The Rhode Island court where the Big East is suing West Virginia University over their plan to leave the conference by giving less than the required 27-month's notice, has ruled against the Mountaineers on their motion to dismiss. Now the case remains active in in parallel suits in both West Virginia and Rhode Island courts.
The Rhode Island court opted not to stay their proceedings either, a judicial procedure that allows a court to put a case "on hold" for a period of time. Normally state courts will do this out of deference to another state's court where an earlier suit was filed, exercising a principal called "comity." Comity is not mandatory for courts, however, and the Rhode Island court found that the WVU filed case was an anticipatory lawsuit that was not subject to comity under the first-to-file rule:
This Court is not required to defer based on principles of comity to a case filed four days prior. WVU, aware that the Big East may bring legal action,brought its own anticipatory action in West Virginia just days prior to the Big East‟s. This Court in its discretion denies WVU‟s motion to dismiss based on the first-to-file rule. [Citations omitted]
In fact, the Rhode Island court declined the WVU motion on all grounds:
After due consideration, this Court denies Defendant's motion to dismiss on all grounds. This Court finds personal jurisdiction over WVU and sufficient service of process. Further, this Court declines to dismiss the Plaintiff's Complaint on the basis of comity or the doctrine of forum non conveniens. Prevailing counsel may present an Order consistent herewith which shall be settled after due notice to counsel of record.
This does not mean, however, that the case will follow through in both courts simultaneously, however. The West Virginia judge, while denying the Big East's motion to dismiss the suit there, reserved judgement on whether to stay the proceedings and has yet to rule on that matter. A ruling could come down soon now that it is clear that the Rhode Island court will go forward. A stay there would be an interesting shift in the conference's favor, but is no guarantee.
Perhaps most interesting is that while the West Virginia court recognized some level of sovereign immunity flowing to WVU as an arm of the state government, the Rhode Island court declined to recognize it as such. Instead, Rhode Island classified WVU as a "public corporation," which would not have all of the privileges and immunities of a state government.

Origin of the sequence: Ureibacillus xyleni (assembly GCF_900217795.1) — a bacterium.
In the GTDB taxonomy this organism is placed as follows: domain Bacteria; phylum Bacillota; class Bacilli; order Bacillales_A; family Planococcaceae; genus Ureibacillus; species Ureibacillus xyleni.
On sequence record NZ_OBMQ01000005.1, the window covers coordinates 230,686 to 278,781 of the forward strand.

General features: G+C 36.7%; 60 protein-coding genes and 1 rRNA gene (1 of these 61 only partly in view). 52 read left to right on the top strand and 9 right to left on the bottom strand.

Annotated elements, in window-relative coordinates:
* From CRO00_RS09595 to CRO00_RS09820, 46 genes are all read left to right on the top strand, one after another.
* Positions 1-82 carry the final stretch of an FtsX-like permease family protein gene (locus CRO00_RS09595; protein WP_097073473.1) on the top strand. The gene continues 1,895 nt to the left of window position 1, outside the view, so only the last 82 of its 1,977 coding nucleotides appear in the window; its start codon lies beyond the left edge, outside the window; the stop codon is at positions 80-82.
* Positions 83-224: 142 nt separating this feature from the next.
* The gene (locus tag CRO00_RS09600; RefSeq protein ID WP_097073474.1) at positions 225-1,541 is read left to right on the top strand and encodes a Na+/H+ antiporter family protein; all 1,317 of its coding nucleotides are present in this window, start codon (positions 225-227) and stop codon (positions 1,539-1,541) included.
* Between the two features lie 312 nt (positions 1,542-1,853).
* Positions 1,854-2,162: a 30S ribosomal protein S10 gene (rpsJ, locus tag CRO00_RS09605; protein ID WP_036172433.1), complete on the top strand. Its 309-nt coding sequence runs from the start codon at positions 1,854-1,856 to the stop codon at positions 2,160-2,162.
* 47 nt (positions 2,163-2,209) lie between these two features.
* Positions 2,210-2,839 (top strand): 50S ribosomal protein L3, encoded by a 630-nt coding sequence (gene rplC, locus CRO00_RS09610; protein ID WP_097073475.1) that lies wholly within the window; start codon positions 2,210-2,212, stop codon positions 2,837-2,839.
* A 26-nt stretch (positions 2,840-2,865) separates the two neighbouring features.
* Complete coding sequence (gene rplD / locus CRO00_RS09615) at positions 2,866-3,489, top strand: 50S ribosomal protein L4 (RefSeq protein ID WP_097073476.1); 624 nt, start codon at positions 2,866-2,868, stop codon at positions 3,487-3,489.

This currently controlling interpretation of sovereign immunity "supports the conclusion that no sovereign may be sued in its own courts without its consent, but it affords no support for a claim of immunity in another sovereign's courts." Nevada[ v. Hall], 440 U.S. [410 (1979)].A sovereign state will only have immunity in the courts of another sovereign state if there is an agreement between the two states providing for such immunity, or if the forum state voluntarily decides to respect that immunity as a matter of comity. Id. at 416.
In fact, that recognition of Sovereign immunity by the West Virginia courts was one of the reasons that the Rhode Island court based it's decision on, noting that a suit against a state entity in West Virginia cannot provide "adequate relief" because an injunction is limited in scope as relates to the state and counterclaims cannot adequately compensate the conference.
The next decisions expected to come along are the decision of the West Virginia court on whether or not to stay its proceedings and a decision in Rhode Island over whether or not to grant the Big East's request for a preliminary (temporary) injunction. The Big XII, which is hoping to release a 2012 football schedule next month, will be watching closely for that second decision. If the preliminary injunction is granted, West Virginia could be held in the Big East for at least one more season until the lawsuit in Rhode Island is resolved.
See also: Read the Rhode Island court's opinion.